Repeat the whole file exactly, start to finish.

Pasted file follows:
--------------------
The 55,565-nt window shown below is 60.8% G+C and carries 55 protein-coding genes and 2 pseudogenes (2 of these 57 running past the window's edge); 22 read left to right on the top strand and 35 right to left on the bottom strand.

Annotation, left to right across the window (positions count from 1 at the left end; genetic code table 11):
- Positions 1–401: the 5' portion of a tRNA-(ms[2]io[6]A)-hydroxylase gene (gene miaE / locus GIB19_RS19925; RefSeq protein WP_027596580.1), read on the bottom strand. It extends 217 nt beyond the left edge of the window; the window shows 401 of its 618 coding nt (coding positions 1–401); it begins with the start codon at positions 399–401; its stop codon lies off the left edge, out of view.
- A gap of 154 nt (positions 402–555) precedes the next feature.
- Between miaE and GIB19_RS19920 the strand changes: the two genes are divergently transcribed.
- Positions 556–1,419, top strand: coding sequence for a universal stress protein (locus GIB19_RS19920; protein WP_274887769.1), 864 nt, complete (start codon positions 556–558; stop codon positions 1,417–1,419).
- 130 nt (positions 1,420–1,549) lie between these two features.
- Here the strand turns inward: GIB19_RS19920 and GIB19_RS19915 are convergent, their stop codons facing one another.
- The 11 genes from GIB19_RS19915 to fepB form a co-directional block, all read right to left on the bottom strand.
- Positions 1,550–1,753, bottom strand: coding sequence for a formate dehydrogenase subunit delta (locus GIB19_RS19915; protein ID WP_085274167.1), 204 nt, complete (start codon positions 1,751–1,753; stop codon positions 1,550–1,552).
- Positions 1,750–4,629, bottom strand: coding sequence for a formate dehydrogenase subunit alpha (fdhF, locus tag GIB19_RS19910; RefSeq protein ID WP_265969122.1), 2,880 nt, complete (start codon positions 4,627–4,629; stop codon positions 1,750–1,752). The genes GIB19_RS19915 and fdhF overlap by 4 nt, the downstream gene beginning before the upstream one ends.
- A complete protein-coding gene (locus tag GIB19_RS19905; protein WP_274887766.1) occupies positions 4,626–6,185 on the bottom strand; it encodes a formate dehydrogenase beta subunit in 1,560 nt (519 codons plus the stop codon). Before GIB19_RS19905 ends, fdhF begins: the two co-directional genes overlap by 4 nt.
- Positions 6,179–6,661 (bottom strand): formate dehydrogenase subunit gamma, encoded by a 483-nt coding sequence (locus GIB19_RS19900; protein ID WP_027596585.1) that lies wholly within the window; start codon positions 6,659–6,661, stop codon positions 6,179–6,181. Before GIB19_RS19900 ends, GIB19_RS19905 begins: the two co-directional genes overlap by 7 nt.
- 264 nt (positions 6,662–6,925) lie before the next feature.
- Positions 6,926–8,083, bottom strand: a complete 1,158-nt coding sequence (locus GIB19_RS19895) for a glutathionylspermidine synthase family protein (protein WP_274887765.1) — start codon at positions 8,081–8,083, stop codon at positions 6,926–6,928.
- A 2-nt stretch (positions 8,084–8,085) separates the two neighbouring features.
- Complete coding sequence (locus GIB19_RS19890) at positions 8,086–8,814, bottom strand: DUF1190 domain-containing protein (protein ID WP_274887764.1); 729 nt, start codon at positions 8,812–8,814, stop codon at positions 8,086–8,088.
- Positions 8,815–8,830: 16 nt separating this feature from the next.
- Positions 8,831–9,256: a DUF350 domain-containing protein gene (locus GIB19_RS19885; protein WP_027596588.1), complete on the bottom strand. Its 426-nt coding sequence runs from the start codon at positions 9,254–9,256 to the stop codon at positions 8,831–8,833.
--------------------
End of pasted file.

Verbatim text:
The 55,565-nt window shown below is 60.8% G+C and carries 55 protein-coding genes and 2 pseudogenes (2 of these 57 running past the window's edge); 22 read left to right on the top strand and 35 right to left on the bottom strand.

Annotation, left to right across the window (positions count from 1 at the left end; genetic code table 11):
- Positions 1–401: the 5' portion of a tRNA-(ms[2]io[6]A)-hydroxylase gene (gene miaE / locus GIB19_RS19925; RefSeq protein WP_027596580.1), read on the bottom strand. It extends 217 nt beyond the left edge of the window; the window shows 401 of its 618 coding nt (coding positions 1–401); it begins with the start codon at positions 399–401; its stop codon lies off the left edge, out of view.
- A gap of 154 nt (positions 402–555) precedes the next feature.
- Between miaE and GIB19_RS19920 the strand changes: the two genes are divergently transcribed.
- Positions 556–1,419, top strand: coding sequence for a universal stress protein (locus GIB19_RS19920; protein WP_274887769.1), 864 nt, complete (start codon positions 556–558; stop codon positions 1,417–1,419).
- 130 nt (positions 1,420–1,549) lie between these two features.
- Here the strand turns inward: GIB19_RS19920 and GIB19_RS19915 are convergent, their stop codons facing one another.
- The 11 genes from GIB19_RS19915 to fepB form a co-directional block, all read right to left on the bottom strand.
- Positions 1,550–1,753, bottom strand: coding sequence for a formate dehydrogenase subunit delta (locus GIB19_RS19915; protein ID WP_085274167.1), 204 nt, complete (start codon positions 1,751–1,753; stop codon positions 1,550–1,552).
- Positions 1,750–4,629, bottom strand: coding sequence for a formate dehydrogenase subunit alpha (fdhF, locus tag GIB19_RS19910; RefSeq protein ID WP_265969122.1), 2,880 nt, complete (start codon positions 4,627–4,629; stop codon positions 1,750–1,752). The genes GIB19_RS19915 and fdhF overlap by 4 nt, the downstream gene beginning before the upstream one ends.
- A complete protein-coding gene (locus tag GIB19_RS19905; protein WP_274887766.1) occupies positions 4,626–6,185 on the bottom strand; it encodes a formate dehydrogenase beta subunit in 1,560 nt (519 codons plus the stop codon). Before GIB19_RS19905 ends, fdhF begins: the two co-directional genes overlap by 4 nt.
- Positions 6,179–6,661 (bottom strand): formate dehydrogenase subunit gamma, encoded by a 483-nt coding sequence (locus GIB19_RS19900; protein ID WP_027596585.1) that lies wholly within the window; start codon positions 6,659–6,661, stop codon positions 6,179–6,181. Before GIB19_RS19900 ends, GIB19_RS19905 begins: the two co-directional genes overlap by 7 nt.
- 264 nt (positions 6,662–6,925) lie before the next feature.
- Positions 6,926–8,083, bottom strand: a complete 1,158-nt coding sequence (locus GIB19_RS19895) for a glutathionylspermidine synthase family protein (protein WP_274887765.1) — start codon at positions 8,081–8,083, stop codon at positions 6,926–6,928.
- A 2-nt stretch (positions 8,084–8,085) separates the two neighbouring features.
- Complete coding sequence (locus GIB19_RS19890) at positions 8,086–8,814, bottom strand: DUF1190 domain-containing protein (protein ID WP_274887764.1); 729 nt, start codon at positions 8,812–8,814, stop codon at positions 8,086–8,088.
- Positions 8,815–8,830: 16 nt separating this feature from the next.
- Positions 8,831–9,256: a DUF350 domain-containing protein gene (locus GIB19_RS19885; protein WP_027596588.1), complete on the bottom strand. Its 426-nt coding sequence runs from the start codon at positions 9,254–9,256 to the stop codon at positions 8,831–8,833.